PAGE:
I assume that in each situation there’s an optimal level of life insurance to secure alimony and child support payments but it’s the recipient, not the payor, who knows that amount.  It’s the recipient, not the payor, who will be supporting him or herself, or the parties’ children, without contribution from the payor should the payor die.  The recipient knows how much risk he or she feels comfortable living with–the risk of having to support oneself without alimony and the risk of having to support the children on one income–and how much he or she is willing to pay to alleviate that risk.  Even with the same payor, one support recipient might feel that insurance to maintain the ordered support level for two years is sufficient and another support recipient might feel more comfortable with insurance that covers support for forty years.  With the same monthly support levels and the same payor (insurance premiums are dependant upon the payor’s age, gender, health, policy term and other factors), the premium cost for the former recipient will be substantially lower than the premium for the latter.  However, if the court allocates premium costs to the payor, both recipients have no reason to tailor their life insurance requests to their comfort level for risk; instead the law encourages them to seek as much insurance as possible but leaves them financially exposed if their request for life insurance is denied.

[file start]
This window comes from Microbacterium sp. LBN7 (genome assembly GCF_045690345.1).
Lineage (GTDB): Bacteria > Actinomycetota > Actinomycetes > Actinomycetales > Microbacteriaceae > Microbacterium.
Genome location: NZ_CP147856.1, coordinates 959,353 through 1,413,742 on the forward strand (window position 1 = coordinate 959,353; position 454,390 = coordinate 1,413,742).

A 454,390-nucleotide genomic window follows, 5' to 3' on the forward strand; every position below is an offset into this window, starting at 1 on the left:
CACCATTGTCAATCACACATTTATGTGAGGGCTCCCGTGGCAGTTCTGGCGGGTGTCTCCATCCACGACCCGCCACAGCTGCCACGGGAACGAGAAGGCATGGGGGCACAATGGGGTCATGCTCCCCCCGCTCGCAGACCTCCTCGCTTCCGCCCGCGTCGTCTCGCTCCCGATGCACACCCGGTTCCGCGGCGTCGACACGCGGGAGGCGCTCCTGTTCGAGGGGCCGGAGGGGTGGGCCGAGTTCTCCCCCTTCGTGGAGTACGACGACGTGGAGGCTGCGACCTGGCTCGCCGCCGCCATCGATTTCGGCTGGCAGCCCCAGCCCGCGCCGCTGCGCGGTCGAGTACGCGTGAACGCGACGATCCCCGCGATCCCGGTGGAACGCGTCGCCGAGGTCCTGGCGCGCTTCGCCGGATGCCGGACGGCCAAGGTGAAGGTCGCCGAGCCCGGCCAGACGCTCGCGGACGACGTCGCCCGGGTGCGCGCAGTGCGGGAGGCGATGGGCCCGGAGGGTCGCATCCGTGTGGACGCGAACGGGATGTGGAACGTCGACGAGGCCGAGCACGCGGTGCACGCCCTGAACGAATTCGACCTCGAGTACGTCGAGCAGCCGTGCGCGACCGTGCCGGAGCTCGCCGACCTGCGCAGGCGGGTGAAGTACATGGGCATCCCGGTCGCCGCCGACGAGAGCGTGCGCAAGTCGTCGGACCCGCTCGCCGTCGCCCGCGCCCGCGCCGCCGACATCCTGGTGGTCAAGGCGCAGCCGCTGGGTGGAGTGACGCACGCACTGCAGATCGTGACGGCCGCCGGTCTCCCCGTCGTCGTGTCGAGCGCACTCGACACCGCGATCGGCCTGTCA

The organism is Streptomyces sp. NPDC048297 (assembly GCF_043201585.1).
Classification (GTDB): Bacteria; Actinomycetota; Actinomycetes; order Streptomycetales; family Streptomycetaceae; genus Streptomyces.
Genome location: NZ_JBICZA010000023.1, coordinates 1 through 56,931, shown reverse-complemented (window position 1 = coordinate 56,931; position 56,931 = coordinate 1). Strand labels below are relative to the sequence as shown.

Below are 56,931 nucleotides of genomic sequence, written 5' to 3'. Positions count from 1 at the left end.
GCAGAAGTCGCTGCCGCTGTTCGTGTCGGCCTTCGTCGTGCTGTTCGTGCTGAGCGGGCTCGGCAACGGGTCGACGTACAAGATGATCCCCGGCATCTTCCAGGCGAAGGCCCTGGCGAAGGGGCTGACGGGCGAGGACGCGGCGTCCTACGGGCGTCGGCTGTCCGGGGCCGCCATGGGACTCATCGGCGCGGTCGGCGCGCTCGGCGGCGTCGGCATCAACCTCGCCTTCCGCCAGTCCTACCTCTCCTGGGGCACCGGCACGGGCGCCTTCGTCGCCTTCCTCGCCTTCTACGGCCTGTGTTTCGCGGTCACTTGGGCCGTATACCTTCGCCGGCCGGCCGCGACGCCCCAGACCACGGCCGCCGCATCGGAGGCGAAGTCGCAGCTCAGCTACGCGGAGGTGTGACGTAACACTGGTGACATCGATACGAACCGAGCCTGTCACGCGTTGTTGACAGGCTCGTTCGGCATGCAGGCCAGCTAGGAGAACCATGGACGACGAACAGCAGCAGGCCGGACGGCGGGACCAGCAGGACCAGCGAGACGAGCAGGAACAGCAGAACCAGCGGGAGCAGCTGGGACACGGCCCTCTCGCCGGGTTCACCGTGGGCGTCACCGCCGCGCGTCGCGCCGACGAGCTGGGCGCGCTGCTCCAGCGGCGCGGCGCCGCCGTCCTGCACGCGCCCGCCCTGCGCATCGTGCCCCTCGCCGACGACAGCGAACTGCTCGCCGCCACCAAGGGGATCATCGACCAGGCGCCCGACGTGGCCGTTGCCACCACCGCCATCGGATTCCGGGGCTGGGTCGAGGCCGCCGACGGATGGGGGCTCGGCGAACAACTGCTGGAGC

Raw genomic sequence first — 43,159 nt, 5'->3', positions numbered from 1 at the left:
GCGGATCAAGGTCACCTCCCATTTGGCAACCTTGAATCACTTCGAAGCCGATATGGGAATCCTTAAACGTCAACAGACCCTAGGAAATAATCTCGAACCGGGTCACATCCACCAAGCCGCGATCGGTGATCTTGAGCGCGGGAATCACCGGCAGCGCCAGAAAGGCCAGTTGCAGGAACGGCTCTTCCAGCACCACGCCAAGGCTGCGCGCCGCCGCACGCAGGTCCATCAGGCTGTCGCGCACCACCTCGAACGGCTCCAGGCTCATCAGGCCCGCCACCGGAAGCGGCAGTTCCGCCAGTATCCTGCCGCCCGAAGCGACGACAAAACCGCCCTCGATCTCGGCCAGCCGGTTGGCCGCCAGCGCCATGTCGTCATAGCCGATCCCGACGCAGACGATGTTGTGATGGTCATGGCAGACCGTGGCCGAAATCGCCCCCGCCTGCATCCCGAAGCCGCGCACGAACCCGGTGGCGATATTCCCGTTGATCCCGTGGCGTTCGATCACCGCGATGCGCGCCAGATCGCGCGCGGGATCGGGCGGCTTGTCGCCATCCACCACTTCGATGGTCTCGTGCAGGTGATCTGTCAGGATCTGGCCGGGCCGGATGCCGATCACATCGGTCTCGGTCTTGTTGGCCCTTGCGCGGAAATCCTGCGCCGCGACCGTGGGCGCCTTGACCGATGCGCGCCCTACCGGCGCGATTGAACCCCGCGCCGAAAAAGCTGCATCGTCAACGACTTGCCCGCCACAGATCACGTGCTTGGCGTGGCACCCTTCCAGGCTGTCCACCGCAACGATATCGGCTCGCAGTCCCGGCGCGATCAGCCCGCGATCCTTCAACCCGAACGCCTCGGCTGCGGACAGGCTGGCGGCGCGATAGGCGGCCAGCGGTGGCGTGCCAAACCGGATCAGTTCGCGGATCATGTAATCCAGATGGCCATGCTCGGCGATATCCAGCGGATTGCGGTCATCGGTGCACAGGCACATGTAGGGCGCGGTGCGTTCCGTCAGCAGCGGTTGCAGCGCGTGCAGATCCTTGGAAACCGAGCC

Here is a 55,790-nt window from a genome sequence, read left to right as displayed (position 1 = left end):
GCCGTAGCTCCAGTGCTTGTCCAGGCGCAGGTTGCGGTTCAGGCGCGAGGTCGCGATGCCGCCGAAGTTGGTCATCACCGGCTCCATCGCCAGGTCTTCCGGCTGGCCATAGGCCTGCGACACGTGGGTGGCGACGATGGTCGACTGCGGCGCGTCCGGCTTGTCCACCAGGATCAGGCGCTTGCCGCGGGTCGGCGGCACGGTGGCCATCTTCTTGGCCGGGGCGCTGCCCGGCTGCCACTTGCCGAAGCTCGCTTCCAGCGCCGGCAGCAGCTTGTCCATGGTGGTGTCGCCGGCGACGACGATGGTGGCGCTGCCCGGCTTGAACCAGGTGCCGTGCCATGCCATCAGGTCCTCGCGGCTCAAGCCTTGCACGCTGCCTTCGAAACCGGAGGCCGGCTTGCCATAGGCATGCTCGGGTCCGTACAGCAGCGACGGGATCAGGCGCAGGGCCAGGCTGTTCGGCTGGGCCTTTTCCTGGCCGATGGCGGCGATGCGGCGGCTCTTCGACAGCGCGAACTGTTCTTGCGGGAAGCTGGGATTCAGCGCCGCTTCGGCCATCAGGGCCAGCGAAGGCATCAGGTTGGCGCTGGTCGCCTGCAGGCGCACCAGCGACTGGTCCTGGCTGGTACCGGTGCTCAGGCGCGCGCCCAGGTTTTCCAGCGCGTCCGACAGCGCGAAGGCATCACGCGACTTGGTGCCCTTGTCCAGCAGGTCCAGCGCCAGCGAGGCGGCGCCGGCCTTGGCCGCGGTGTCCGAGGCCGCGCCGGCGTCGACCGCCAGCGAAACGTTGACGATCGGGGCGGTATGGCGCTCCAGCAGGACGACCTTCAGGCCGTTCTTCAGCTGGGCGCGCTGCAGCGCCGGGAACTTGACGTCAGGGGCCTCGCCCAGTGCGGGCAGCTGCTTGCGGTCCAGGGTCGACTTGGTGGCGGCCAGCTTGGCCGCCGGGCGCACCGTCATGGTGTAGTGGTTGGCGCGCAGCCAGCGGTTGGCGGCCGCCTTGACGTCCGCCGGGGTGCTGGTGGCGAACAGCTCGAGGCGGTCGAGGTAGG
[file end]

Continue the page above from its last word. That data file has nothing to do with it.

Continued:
Further consider the situation in which one payor is young and healthy while another payor is older or reckless.  A recipient receiving support from these payors will be more inclined to obtain insurance for the older payor’s or reckless payor’s obligation but less concerned about having insurance on the younger and healthier payor’s life.  However the premiums on the older or reckless payor will be higher than for younger, healthier payor.  Of course, if the recipient can make the payor pay for this insurance there’s no need for the recipient to weigh these risks and costs: he or she can simply demand as much insurance as possible and hope that the court requires it.  A more rational system would require the recipient to pay for this insurance.

Were I a family court judge I would never order the payor to provide life insurance (unless it was already being provided through the payor’s employment).  Instead I would simply require the payor to cooperate with the support recipient in the recipient’s purchase of insurance on the payor’s life.  In circumstances in which I believed the payor’s behavior justified him or her incurring some expense for this insurance (perhaps the payor chooses to live a particularly risky lifestyle) I would simply increase the payor’s alimony or child support obligation by some set amount and allow the recipient to chose whether to use these extra funds to purchase insurance, keep the funds and forgo insurance (essentially self-insure), or obtain even more insurance than I might believe desirable if that recipient has a lower tolerance for risk.  At least these decisions would align the incentives to purchase insurance with the cost of insurance.  As the law now stands, too much life insurance (from an efficiency standpoint) is often purchased when the court requires it and too little insurance is purchased when the court doesn’t.

Put Mr. Forman’s experience, knowledge, and dedication to your service for any of your South Carolina family law needs.